It’s a sweltering afternoon in New Martinsville, West Virginia, the sun and humidity punishing workers who are readying the stage for the opening night of the Back Home Festival, a celebration of Appalachian sounds and community set in a grassy field just off Main Street. A black and silver tour bus idles behind the stage, the inside cool, hushed, and dark. It’s a little past 2:00 p.m., and Billy Strings has just woken up, with a shaggy bed head. Wearing blue jeans and a white T-shirt emblazoned with the logo of bluegrass legends Hot Rize, he squints out the window. “Wait, are you high enough to do the interview?” asks Ally Dale, his tour manager and girlfriend. “No, I am not,” he says with a grin.
The twenty-six-year-old Strings might be a bit of a stoner, but he’s no slacker. He estimates he’s played around two hundred shows each of the last seven years, including a sold-out night at Nashville’s Ryman Auditorium this summer that left the audience gobsmacked and howling for more. The delirium has reached a crescendo in such a way that Dale has started to have preshow meetings with security staff at each venue to warn them of potential stage crashers. “The last dude was really spun out,” Strings says, smiling.
It’s easy to see why Strings’s music sparks exuberance: His ferocious flat-picking guitar wizardry melds traditional sounds with the rhythmic crunch of punk and heavy metal, along with exploratory jams that have already become the stuff of legend. It’s not a stretch to think that Strings will eventually take his place on progressive bluegrass’s Mount Rushmore alongside Sam Bush and Tony Rice. “He’s the future of bluegrass,” says Dobro great Jerry Douglas, who guests on Strings’s mesmerizing new sophomore album, Home. “He’s found a way to bring all those sounds together. No one has been able to do that yet.”
Beyond his dazzling guitar, a major part of Strings’s appeal is that his lyrics are instantly relatable to a modern audience, infusing the world-weariness of bluegrass with a contemporary edge on subjects ranging from substance abuse to the paralysis of living in a dead-end town. The scourge of opiate addiction ravaging much of rural America is something Strings has witnessed firsthand, and on Home, “Enough to Leave” is an open letter to two friends who overdosed within a week of each other. “I know people with sores all over their faces who have been up for nine days and haven’t eaten in a week,” he says. “One day they’re sitting in my living room, the next day they’re getting shipped off to prison for twenty years. So with my songs I put myself out there in a vulnerable way, and it’s almost therapeutic to me. My dad wasn’t a coal miner, so why would I write about that?” Home’s gotta-get-outta-this-place title track is Strings at his most epic, with a mournful melody that gives way to a ferocious instrumental breakdown, complete with an electric guitar, while the psychedelic swirl of “Highway Hypnosis” provides a respite with a breezier ode to life on the road.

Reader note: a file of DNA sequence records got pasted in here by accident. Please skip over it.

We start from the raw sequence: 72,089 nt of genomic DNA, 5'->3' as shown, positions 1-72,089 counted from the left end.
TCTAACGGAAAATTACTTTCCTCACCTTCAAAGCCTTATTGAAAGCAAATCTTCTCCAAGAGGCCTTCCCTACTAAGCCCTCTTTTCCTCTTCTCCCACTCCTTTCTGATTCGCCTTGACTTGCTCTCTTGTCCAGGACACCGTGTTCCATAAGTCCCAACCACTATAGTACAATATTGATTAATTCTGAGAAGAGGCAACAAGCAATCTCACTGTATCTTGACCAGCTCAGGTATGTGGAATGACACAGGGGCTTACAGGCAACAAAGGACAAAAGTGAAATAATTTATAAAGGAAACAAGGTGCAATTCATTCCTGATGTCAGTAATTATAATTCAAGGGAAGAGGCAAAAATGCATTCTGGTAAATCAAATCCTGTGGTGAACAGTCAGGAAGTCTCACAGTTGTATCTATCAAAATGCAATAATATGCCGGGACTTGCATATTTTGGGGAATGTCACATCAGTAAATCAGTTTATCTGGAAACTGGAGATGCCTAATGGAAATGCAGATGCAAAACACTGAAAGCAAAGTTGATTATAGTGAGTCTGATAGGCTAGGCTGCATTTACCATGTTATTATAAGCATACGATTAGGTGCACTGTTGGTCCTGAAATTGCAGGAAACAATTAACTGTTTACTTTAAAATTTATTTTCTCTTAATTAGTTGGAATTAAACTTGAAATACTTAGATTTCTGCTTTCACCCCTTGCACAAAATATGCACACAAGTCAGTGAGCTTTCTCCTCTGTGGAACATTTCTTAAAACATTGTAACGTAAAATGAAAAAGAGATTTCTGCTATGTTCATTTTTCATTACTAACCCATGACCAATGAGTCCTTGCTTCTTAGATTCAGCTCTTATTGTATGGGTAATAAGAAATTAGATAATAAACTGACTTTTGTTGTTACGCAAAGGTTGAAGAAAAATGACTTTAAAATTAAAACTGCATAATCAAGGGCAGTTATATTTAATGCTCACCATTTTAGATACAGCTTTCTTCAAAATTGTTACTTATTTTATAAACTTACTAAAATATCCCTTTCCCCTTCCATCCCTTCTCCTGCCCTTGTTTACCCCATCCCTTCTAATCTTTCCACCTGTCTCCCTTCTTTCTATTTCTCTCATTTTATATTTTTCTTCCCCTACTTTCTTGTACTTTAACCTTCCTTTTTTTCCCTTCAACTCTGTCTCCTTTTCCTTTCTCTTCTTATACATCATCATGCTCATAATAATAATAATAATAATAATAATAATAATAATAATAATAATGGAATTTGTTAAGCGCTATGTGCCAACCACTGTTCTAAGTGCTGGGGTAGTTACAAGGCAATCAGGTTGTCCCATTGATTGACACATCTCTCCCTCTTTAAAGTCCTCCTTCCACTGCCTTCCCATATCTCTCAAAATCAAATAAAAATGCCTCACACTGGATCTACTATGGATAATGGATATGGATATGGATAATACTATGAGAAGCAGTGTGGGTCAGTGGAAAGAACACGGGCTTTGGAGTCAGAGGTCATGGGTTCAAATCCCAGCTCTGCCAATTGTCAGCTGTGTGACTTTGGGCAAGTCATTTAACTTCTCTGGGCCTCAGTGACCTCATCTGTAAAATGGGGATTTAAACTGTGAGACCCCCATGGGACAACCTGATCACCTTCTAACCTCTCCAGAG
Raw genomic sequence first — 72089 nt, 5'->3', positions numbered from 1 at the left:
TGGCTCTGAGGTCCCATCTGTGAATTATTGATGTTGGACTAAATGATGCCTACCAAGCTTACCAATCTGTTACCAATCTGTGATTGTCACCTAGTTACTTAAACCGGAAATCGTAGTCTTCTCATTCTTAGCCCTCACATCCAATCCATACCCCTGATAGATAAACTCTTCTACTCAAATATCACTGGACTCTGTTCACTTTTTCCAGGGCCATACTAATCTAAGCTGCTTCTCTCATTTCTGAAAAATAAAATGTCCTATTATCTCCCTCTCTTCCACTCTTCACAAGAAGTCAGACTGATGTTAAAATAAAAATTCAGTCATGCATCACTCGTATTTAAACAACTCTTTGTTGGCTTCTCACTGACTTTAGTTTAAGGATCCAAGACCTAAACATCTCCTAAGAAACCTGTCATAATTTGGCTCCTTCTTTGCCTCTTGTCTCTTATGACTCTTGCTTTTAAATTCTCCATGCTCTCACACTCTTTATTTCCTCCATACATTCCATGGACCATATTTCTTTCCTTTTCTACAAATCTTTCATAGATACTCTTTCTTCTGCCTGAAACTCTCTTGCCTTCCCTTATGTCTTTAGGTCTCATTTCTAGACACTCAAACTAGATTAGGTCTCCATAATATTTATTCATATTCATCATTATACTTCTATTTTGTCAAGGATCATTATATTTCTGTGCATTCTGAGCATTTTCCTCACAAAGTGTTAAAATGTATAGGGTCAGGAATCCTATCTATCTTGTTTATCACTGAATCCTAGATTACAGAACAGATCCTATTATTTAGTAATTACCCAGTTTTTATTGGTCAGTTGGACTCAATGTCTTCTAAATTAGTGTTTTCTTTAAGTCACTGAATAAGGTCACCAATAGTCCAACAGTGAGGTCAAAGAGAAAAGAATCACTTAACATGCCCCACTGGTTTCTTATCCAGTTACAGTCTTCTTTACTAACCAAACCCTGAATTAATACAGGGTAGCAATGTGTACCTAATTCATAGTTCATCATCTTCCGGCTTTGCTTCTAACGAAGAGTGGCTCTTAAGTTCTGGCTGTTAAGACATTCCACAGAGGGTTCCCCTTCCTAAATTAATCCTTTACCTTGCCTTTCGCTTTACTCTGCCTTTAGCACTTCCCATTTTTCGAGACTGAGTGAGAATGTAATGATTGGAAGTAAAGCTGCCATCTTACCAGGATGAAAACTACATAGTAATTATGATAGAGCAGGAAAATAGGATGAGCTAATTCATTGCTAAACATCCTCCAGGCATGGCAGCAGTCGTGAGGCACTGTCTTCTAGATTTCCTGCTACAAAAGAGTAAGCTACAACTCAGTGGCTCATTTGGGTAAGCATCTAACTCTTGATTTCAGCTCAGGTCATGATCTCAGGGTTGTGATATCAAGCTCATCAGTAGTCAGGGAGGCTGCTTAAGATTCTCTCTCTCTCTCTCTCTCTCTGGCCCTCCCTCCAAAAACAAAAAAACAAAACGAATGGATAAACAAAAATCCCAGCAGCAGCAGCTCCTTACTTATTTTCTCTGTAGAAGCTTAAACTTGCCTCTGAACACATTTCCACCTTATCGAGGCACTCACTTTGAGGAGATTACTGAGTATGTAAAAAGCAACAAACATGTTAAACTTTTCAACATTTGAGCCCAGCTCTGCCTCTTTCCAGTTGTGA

Born William Apostol, Strings grew up in Muir, Michigan. His father, an accomplished player, gave him his first guitar when he was four, and by age seven, the budding musician had become his sidekick at picking parties, where he was schooled in the sounds of bluegrass, including his favorite player, the North Carolina flat-picking icon Doc Watson. An aunt who marveled at his guitar playing dubbed him Billy Strings.
As he got older, Strings began obsessing over Jimi Hendrix and metal bands. A self-described “class clown,” he was expelled from public high school before eventually finding an alternative school where he blossomed as a student. But even with a diploma in hand, he remained at a crossroads. “I had teachers tell me I wouldn’t amount to shit,” he recalls. “I didn’t have a lot of sense of self-worth. I grew up in a small town, and it just seemed impossible to get out of there.”
On a whim, Strings moved to Traverse City, a resort town on a bay of Lake Michigan, where he worked as a janitor at a local motel while playing bar gigs at night. He found a welcoming circuit of progressive bluegrass players, and as soon as he began making more money from shows than from his day job, he and Dale decamped for Nashville in 2016. Word quickly spread through Music City that this guitar player from Michigan was something special. Along with a bevy of guests on Home, he’s joined by Billy Failing on banjo, Jarrod Walker on mandolin, and Royal Masat on bass, all extraordinary players in their own right. They have to be to keep up.
“I’m just trying to get inside of the music as much as I can,” Strings says. “I love bluegrass, but it’s not 1948. What I’m doing has always been my calling.”